Let's build a new India, Modi says in I-Day address
New Delhi: In his maiden Independence Day address, Prime Minister Narendra Modi urged people to work for a new and clean India by shedding the 'poison' of communalism and making the country the world's manufacturing hub.
Addressing tens of thousands of cheering people gathered at the Red Fort complex on a bright morning, Modi spoke for over an hour, focussing mainly on nation building and underlining the need to forge national consensus on major issues.
In the process, Modi, 63, who took charge of India May 26, outlined his vision for the country, frankly admitting the faults within and calling on neighbouring countries to team up with India to battle poverty.
He also announced a burial of the Planning Commission, saying it was not needed any more. He said a new institution will take its place.
For the first time in years, there was no reference to Pakistan in the Independence Day address. Indeed, he made no mention to any other country except neighbouring Bhutan and Nepal which he recently visited.
Indians, he said, needed to give up the 'poison' of casteism and communalism and added it was a shame that these plagued India even so many years after independence.
'How long will this continue?' he asked, sounding emotive. 'We have fought enough, we have killed enough. Turn back and see, has anyone gained anything?'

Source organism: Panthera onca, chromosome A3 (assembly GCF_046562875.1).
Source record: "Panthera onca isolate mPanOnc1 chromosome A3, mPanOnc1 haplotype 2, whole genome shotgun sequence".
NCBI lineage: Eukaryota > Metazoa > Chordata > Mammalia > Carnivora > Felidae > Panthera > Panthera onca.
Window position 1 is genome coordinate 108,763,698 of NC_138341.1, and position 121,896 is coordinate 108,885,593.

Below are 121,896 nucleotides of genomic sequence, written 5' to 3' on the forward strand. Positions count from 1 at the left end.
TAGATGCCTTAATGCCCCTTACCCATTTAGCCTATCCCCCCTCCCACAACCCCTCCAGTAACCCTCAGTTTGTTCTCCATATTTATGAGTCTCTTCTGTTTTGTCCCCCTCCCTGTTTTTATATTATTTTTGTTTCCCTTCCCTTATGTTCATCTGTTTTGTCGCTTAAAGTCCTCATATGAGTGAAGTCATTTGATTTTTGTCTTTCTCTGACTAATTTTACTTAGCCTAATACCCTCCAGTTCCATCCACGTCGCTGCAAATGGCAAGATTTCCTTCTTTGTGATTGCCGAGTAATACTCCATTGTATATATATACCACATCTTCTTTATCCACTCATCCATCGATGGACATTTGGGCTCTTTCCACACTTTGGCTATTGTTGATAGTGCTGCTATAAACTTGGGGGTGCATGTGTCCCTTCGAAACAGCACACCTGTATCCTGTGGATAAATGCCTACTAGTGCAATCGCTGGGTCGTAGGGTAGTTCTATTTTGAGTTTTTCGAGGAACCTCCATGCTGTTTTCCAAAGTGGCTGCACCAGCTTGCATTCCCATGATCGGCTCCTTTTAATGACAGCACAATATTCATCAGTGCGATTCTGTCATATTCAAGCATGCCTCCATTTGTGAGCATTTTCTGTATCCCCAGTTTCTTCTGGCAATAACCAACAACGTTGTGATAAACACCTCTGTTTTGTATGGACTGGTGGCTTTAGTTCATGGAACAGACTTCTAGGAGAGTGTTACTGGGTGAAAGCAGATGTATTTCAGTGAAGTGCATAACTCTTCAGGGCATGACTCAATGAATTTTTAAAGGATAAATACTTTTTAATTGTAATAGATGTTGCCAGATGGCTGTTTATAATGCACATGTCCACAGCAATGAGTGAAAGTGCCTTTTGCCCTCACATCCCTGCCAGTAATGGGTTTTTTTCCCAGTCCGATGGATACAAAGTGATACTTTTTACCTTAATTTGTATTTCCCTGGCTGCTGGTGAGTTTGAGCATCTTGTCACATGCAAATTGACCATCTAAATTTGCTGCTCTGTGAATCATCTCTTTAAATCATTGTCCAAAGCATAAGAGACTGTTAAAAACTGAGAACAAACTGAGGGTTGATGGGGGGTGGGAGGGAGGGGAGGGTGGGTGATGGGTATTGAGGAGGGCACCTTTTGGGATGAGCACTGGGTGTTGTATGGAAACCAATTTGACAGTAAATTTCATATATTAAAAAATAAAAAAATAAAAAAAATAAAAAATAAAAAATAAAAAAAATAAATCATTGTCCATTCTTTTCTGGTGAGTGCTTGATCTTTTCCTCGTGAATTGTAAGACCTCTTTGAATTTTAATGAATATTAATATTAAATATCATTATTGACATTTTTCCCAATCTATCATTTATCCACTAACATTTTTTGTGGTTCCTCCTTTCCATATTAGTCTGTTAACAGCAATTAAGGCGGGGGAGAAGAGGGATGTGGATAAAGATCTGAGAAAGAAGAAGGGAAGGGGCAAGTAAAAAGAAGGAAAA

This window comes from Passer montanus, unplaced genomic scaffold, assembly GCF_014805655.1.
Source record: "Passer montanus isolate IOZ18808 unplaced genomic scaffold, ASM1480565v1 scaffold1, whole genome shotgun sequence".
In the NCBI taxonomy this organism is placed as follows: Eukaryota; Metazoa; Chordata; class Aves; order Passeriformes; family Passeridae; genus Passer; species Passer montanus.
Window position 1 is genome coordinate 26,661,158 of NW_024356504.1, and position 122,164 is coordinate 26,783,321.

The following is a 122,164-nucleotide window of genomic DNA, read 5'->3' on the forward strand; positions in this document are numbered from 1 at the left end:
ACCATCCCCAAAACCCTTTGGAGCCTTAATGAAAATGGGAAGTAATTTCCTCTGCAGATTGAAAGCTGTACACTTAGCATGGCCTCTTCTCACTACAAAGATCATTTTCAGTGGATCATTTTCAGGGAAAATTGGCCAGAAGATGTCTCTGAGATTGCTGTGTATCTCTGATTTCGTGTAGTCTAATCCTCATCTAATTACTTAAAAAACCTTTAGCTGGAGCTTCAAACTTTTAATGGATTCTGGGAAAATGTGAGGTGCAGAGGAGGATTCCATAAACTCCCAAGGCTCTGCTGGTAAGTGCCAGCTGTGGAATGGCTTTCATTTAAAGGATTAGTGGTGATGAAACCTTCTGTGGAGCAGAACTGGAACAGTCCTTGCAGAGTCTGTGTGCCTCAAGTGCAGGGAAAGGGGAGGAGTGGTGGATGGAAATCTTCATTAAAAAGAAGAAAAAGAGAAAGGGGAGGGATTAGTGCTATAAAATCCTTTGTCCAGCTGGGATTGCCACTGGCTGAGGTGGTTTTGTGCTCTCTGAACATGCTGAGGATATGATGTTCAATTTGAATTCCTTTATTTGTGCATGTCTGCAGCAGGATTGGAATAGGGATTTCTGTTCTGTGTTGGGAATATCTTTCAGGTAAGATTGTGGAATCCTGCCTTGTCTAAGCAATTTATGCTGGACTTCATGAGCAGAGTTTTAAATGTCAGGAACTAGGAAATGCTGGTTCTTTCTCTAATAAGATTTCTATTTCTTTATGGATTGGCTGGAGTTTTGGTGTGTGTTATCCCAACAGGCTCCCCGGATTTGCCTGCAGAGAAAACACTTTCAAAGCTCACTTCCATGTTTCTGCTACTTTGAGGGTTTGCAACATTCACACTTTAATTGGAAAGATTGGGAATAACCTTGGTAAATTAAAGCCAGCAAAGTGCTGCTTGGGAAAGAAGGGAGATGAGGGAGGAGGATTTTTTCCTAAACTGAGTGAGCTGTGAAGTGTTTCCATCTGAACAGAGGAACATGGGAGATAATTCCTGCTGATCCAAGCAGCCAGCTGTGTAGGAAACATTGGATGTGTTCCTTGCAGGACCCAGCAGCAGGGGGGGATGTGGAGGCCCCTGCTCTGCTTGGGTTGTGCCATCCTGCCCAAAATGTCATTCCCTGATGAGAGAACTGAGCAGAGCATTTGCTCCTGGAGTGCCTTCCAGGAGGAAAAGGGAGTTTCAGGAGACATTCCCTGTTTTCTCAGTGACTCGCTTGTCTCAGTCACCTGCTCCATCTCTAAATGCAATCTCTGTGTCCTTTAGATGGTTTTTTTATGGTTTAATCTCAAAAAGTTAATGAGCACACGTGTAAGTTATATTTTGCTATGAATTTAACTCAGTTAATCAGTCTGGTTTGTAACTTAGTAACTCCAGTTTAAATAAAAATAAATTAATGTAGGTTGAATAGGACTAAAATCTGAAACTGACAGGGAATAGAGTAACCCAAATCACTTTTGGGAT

He said decades of bloodshed had caused deep wounds to 'Bharat Mata', adding there should be no violence for 10 years.
Wearing his trademark white half-sleeve kurta pyjama with a polka-dotted flaming orange turban, Modi reached the 17th century Red Fort after paying homage to Mahatma Gandhi at Raj Ghat.
Before beginning the speech, Modi -- in a departure from convention -- took salute from the armed forces. He spoke mostly extempore, occasionally looking down for a peek at his notes.
Asking the world to 'Come, Make in India!', Modi urged global investors to make this country a manufacturing hub.
'I tell the world, Make in India! Sell anywhere but manufacture here. We have the skill and talent.'
He said it should be every Indian's dream to see 'Made in India' products around the world -- green friendly and with zero defects.
Reiterating his dream to make India a clean place, Modi asked: 'Do we want to live in filth?'
He said India should become clean and hygienic by 2019 -- the 150th birth anniversary of Mahatma Gandhi, a staunch believer in cleanliness.
Modi made special reference to women's safety and the girl child.
Despairing over India's skewed sex ratio, he told Indians to end female foeticide. 'I appeal to parents not to sacrifice the girl child.'
Modi added: 'Our heads hang in shame when we hear news about rape.'
Dubbed by critics as a divisive personality, the prime minister underlined the need to take everyone along. 'Let us walk together, think together, and make a determination to take ahead the nation together.'
Lending a personal touch, the prime minister hailed Indian democracy for allowing a person from 'a poor family, an ordinary family' to assume the country's top post.
'I stand before you today not as the prime minister but as the Pradhan Sevak (Chief Public Servant).' The remark, made at the start of his speech, drew thunderous applause.
Modi also called himself 'an outsider to Delhi. But an outsider came to Delhi and got an insider view (of the administration)'.